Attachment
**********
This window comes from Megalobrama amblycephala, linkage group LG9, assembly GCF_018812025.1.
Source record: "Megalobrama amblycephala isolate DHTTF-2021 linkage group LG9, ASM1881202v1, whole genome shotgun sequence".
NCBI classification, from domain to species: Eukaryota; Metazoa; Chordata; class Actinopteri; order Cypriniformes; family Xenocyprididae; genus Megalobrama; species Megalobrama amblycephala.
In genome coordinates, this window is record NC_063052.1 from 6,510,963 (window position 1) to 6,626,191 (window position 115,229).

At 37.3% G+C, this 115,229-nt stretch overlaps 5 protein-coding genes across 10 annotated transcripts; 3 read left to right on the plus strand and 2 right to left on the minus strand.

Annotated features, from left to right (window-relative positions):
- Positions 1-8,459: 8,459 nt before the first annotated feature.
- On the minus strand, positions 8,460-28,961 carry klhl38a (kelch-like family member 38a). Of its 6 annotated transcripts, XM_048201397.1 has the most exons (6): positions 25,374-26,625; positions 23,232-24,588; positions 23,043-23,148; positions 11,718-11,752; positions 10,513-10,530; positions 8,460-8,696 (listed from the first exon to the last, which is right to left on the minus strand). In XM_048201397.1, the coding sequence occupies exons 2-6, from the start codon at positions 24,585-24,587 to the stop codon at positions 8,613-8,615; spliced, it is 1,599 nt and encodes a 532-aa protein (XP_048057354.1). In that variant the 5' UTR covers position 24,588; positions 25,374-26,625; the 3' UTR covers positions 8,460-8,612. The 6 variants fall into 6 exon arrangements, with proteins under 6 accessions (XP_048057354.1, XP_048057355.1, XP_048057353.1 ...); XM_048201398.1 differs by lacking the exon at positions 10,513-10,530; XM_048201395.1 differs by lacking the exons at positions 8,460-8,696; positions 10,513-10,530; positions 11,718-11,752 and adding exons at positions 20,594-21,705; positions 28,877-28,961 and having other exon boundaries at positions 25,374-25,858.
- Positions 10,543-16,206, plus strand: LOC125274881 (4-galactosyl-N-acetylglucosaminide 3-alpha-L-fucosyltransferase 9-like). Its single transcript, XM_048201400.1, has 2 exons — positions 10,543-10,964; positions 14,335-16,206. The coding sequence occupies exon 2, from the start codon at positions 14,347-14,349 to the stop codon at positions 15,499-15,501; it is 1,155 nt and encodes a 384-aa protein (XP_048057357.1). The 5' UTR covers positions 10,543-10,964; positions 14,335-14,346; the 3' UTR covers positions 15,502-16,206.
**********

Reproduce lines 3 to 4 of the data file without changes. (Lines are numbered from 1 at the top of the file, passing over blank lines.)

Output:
NCBI classification, from domain to species: Eukaryota; Metazoa; Chordata; class Actinopteri; order Cypriniformes; family Xenocyprididae; genus Megalobrama; species Megalobrama amblycephala.
In genome coordinates, this window is record NC_063052.1 from 6,510,963 (window position 1) to 6,626,191 (window position 115,229).